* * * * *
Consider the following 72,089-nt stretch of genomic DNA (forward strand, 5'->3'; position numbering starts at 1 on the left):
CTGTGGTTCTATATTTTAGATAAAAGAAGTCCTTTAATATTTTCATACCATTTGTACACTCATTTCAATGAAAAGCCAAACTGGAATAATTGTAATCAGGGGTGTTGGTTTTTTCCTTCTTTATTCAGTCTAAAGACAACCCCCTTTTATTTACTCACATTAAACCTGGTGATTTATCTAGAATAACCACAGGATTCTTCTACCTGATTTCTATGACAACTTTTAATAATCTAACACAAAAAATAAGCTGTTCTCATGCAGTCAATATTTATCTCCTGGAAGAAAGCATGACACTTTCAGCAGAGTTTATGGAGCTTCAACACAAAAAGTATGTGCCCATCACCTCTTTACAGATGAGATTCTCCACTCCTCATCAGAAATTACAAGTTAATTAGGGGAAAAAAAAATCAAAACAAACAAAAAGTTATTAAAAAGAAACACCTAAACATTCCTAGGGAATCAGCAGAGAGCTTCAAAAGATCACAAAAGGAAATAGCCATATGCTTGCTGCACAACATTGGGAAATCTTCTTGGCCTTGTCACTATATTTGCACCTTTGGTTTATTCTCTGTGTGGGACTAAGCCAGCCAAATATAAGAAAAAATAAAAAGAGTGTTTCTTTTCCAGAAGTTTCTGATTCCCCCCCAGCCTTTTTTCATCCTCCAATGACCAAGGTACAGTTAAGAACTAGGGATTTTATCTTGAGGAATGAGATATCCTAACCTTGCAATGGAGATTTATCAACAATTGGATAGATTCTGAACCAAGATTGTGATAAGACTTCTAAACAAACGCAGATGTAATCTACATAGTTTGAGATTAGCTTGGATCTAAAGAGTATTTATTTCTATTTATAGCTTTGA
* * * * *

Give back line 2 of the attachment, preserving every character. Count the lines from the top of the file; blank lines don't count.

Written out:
CTGTGGTTCTATATTTTAGATAAAAGAAGTCCTTTAATATTTTCATACCATTTGTACACTCATTTCAATGAAAAGCCAAACTGGAATAATTGTAATCAGGGGTGTTGGTTTTTTCCTTCTTTATTCAGTCTAAAGACAACCCCCTTTTATTTACTCACATTAAACCTGGTGATTTATCTAGAATAACCACAGGATTCTTCTACCTGATTTCTATGACAACTTTTAATAATCTAACACAAAAAATAAGCTGTTCTCATGCAGTCAATATTTATCTCCTGGAAGAAAGCATGACACTTTCAGCAGAGTTTATGGAGCTTCAACACAAAAAGTATGTGCCCATCACCTCTTTACAGATGAGATTCTCCACTCCTCATCAGAAATTACAAGTTAATTAGGGGAAAAAAAAATCAAAACAAACAAAAAGTTATTAAAAAGAAACACCTAAACATTCCTAGGGAATCAGCAGAGAGCTTCAAAAGATCACAAAAGGAAATAGCCATATGCTTGCTGCACAACATTGGGAAATCTTCTTGGCCTTGTCACTATATTTGCACCTTTGGTTTATTCTCTGTGTGGGACTAAGCCAGCCAAATATAAGAAAAAATAAAAAGAGTGTTTCTTTTCCAGAAGTTTCTGATTCCCCCCCAGCCTTTTTTCATCCTCCAATGACCAAGGTACAGTTAAGAACTAGGGATTTTATCTTGAGGAATGAGATATCCTAACCTTGCAATGGAGATTTATCAACAATTGGATAGATTCTGAACCAAGATTGTGATAAGACTTCTAAACAAACGCAGATGTAATCTACATAGTTTGAGATTAGCTTGGATCTAAAGAGTATTTATTTCTATTTATAGCTTTGA